Italian astronomer Galileo arrives in Rome and is detained by the Roman Catholic Inquisition.
Britain, Prussia, Austria, Holland, Spain and Sardinia form an alliance against France.
Sir Richard Burton and Captain John Speke become the first Europeans to discover Lake Tanganyika in East Africa.
Death of Wilhelm Richard Wagner, German composer. His most famous works include the operatic cycle Der Ring des Nibelungen (The Ring of the Nibelung), Tristan und Isolde and Parsifal.
The Lumiere brothers are granted a patent in France for their projected cinematic film.
Allied forces capture Budapest, Hungary, in World War II.
Ten thousand additional US troops are transported to southern Viet Nam as fighting increases there.
Turkish Cypriots proclaim separate administration in Turkish-occupied northern Cyprus.
The Council for Mutual Economic Assistance meets in Viet Nam for co-ordination of science, technology and agricultural activities. Participants include Viet Nam, Bulgaria, Hungary, the German Democratic Republic, Cuba and the Soviet Union.
Britain, France, the Soviet Union, and the US, plus the two Germanys, announce a two-stage plan for talks leading to German reunification.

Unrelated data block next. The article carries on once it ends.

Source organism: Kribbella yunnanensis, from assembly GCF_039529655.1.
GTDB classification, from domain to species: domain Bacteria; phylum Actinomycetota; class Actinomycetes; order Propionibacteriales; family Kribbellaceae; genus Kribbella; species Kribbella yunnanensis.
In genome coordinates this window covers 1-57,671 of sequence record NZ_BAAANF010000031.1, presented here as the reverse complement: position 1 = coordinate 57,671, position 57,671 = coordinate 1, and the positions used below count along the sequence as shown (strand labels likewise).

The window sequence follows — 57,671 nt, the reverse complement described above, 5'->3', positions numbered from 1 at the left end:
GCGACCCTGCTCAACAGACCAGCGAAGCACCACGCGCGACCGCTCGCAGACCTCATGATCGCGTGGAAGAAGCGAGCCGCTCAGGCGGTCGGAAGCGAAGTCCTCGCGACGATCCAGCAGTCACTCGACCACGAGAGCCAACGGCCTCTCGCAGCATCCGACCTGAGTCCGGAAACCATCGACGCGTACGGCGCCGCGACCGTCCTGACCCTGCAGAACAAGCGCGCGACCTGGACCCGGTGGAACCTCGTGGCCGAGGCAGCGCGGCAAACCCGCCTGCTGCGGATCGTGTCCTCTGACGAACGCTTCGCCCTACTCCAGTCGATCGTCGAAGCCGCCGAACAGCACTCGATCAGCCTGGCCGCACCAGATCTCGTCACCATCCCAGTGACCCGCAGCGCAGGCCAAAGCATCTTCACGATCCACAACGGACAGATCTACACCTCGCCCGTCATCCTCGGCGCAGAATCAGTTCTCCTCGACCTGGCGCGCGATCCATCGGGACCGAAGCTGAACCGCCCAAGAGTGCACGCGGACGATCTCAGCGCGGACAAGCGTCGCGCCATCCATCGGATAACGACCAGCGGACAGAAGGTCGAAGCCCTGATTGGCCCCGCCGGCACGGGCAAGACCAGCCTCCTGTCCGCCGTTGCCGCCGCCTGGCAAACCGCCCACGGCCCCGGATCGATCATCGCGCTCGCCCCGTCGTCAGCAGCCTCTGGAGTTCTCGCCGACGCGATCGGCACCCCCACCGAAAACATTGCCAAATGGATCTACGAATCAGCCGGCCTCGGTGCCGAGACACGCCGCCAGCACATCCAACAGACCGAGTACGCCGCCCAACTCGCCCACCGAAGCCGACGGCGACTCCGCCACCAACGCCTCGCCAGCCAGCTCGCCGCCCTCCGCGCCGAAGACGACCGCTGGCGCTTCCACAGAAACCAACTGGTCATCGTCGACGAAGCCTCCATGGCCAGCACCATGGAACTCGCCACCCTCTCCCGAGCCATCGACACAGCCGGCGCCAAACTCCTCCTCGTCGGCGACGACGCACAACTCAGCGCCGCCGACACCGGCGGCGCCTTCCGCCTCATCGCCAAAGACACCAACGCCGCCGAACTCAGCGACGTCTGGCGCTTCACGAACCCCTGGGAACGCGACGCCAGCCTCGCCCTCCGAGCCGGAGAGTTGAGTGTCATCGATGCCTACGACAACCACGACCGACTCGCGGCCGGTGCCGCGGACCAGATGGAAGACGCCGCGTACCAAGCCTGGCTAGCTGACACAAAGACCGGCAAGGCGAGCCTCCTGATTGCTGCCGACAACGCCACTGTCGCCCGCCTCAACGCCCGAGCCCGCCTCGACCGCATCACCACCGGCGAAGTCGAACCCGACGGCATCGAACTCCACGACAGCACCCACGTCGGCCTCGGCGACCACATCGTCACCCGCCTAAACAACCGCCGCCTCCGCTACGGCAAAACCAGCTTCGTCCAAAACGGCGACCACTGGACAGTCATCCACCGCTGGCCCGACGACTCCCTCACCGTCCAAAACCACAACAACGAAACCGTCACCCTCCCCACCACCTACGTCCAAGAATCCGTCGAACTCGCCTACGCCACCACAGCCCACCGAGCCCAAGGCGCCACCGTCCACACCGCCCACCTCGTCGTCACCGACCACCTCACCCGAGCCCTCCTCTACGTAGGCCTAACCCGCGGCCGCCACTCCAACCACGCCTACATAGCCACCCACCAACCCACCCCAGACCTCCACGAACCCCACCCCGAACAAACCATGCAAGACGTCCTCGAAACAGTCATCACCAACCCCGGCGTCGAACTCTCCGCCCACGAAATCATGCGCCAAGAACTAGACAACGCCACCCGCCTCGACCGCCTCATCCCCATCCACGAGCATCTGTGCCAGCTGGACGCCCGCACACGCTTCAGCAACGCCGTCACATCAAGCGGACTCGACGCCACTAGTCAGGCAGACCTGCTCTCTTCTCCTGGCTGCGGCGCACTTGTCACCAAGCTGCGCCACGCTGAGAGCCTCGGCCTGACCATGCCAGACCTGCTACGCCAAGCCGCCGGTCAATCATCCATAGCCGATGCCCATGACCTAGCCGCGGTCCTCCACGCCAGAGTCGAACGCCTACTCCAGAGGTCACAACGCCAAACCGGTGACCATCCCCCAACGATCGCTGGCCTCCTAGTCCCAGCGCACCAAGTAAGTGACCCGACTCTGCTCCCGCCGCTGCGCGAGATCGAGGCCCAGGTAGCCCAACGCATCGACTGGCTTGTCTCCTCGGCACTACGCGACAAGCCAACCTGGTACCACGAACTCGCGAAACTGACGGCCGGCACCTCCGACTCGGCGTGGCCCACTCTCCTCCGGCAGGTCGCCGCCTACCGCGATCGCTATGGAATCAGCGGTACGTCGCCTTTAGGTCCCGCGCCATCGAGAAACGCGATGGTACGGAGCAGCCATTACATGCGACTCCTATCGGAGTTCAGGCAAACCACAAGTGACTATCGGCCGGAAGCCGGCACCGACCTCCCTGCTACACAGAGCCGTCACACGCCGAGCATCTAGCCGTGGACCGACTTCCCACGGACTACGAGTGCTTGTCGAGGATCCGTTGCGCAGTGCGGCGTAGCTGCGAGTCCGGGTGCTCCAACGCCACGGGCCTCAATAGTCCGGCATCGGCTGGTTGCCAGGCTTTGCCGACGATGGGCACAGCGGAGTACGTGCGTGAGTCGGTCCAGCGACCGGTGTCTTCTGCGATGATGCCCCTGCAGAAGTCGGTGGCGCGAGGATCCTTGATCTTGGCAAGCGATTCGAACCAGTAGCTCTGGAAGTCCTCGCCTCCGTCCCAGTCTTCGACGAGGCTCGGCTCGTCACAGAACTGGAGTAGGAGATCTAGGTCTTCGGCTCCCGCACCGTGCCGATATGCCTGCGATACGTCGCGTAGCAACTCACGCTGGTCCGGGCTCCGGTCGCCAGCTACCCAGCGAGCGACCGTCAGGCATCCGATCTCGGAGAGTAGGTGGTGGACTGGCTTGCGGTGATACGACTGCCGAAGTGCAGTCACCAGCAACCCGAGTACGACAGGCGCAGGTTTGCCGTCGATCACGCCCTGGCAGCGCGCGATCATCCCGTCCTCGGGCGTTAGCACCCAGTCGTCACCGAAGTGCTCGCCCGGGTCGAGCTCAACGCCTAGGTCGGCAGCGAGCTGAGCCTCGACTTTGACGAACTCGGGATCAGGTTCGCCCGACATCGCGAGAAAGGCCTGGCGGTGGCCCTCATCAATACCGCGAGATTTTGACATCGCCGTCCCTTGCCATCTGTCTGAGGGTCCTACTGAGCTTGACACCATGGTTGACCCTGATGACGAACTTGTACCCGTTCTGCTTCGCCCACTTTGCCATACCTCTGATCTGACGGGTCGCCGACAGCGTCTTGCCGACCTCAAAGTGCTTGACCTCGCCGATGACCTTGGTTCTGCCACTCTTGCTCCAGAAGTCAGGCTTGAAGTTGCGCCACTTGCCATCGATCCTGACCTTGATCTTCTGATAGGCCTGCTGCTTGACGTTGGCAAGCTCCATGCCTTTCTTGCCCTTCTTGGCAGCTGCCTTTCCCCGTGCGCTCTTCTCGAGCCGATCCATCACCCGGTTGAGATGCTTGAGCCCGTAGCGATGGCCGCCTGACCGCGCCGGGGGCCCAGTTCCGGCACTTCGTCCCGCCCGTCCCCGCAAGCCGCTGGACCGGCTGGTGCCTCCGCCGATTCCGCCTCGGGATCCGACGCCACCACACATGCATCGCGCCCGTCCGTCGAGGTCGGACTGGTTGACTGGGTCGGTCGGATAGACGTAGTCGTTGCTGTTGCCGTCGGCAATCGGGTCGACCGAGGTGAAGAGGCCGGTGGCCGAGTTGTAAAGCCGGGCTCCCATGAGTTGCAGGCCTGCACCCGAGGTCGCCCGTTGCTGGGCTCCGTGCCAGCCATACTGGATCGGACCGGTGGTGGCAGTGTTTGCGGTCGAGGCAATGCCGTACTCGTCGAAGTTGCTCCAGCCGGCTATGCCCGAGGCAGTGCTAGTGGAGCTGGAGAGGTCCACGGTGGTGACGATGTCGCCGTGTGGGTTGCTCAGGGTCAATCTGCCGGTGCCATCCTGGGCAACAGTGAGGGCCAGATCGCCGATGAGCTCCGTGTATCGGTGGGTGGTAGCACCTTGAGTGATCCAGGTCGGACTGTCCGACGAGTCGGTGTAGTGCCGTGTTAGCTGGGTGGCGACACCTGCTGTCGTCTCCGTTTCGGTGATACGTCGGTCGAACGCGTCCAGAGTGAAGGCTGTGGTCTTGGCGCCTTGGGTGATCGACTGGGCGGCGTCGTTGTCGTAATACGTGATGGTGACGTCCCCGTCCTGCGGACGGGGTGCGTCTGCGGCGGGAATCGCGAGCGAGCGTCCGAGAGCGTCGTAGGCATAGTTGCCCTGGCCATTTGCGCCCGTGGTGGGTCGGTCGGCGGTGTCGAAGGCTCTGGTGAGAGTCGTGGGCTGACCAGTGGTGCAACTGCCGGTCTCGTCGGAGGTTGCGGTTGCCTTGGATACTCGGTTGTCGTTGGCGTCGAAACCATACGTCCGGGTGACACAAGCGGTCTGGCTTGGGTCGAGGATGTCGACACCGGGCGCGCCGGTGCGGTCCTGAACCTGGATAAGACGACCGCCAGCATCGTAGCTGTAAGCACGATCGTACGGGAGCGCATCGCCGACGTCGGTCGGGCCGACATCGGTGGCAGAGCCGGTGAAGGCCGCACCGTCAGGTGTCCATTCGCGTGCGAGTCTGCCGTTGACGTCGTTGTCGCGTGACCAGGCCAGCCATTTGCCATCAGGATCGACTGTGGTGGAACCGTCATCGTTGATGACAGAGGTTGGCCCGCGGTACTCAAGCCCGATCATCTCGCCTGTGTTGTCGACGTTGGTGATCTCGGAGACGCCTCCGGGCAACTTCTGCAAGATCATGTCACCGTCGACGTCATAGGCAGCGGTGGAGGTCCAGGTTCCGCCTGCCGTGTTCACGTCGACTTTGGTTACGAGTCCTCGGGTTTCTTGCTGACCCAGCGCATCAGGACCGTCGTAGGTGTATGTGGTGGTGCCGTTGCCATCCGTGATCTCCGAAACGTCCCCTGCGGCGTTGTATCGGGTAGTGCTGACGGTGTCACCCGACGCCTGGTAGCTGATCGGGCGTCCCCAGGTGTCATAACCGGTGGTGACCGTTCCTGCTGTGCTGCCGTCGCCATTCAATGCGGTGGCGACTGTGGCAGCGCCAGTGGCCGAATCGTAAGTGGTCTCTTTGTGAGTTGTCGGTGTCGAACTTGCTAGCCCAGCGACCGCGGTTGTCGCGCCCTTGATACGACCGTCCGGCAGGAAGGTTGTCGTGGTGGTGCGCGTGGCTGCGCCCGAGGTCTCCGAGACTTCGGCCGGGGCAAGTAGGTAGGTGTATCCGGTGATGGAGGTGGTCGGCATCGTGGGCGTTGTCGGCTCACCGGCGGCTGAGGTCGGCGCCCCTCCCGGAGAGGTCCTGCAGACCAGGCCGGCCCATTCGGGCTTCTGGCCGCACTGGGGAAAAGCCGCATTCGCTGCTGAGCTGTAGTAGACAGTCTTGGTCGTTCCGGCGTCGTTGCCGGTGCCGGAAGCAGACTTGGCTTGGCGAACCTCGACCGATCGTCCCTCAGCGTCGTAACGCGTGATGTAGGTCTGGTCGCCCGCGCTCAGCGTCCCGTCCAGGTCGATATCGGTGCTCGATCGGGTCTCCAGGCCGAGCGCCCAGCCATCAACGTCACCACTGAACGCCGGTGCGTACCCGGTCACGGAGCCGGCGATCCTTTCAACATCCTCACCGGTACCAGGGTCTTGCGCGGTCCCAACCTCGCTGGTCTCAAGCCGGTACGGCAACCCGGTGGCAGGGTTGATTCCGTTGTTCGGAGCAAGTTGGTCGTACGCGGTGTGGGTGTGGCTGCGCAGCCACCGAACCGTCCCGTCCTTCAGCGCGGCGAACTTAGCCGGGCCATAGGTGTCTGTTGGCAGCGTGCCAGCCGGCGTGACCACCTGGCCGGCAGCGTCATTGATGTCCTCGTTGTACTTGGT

US planes destroy a bunker in Baghdad that allies identified as a military site, but apparently contained civilians, with reported death toll of up to 500.
Chechnya's exiled former president Zelimkhan Yandarbiyev, wanted by Russia for terrorism and ties to al-Qaeda, is assassinated when a bomb blows apart his car as he leaves a mosque in Doha, Qatar. Yandarbiyev's 13-year-old son is critically wounded.
North Korea agrees with US and four regional powers on nuclear disarmament plan.
One of the world's most wanted and elusive terrorists, Imad Mughniyeh, is killed by a car bomb in Syria nearly 15 years after dropping almost entirely from sight. Iran and the militant group Hezbollah blame Israel, which denies a role. — AP/REUTERS/VNS